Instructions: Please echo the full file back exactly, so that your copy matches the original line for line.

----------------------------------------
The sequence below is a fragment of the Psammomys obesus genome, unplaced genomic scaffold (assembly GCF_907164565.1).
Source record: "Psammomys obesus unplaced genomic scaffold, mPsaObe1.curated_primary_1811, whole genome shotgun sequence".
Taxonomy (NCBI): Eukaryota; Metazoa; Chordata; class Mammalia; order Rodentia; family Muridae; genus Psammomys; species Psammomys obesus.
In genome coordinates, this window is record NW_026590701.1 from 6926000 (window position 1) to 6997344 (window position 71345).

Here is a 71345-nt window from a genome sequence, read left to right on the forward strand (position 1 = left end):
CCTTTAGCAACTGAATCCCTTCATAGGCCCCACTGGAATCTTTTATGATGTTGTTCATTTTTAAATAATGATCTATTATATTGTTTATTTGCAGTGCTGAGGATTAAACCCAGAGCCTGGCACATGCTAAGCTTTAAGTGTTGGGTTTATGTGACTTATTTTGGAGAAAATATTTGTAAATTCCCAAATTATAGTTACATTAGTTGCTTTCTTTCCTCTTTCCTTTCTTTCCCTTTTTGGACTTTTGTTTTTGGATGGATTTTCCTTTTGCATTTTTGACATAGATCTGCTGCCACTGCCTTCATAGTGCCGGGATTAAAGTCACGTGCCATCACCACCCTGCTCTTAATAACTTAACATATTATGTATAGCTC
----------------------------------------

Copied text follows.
The sequence below is a fragment of the Psammomys obesus genome, unplaced genomic scaffold (assembly GCF_907164565.1).
Source record: "Psammomys obesus unplaced genomic scaffold, mPsaObe1.curated_primary_1811, whole genome shotgun sequence".
Taxonomy (NCBI): Eukaryota; Metazoa; Chordata; class Mammalia; order Rodentia; family Muridae; genus Psammomys; species Psammomys obesus.
In genome coordinates, this window is record NW_026590701.1 from 6926000 (window position 1) to 6997344 (window position 71345).

Here is a 71345-nt window from a genome sequence, read left to right on the forward strand (position 1 = left end):
CCTTTAGCAACTGAATCCCTTCATAGGCCCCACTGGAATCTTTTATGATGTTGTTCATTTTTAAATAATGATCTATTATATTGTTTATTTGCAGTGCTGAGGATTAAACCCAGAGCCTGGCACATGCTAAGCTTTAAGTGTTGGGTTTATGTGACTTATTTTGGAGAAAATATTTGTAAATTCCCAAATTATAGTTACATTAGTTGCTTTCTTTCCTCTTTCCTTTCTTTCCCTTTTTGGACTTTTGTTTTTGGATGGATTTTCCTTTTGCATTTTTGACATAGATCTGCTGCCACTGCCTTCATAGTGCCGGGATTAAAGTCACGTGCCATCACCACCCTGCTCTTAATAACTTAACATATTATGTATAGCTC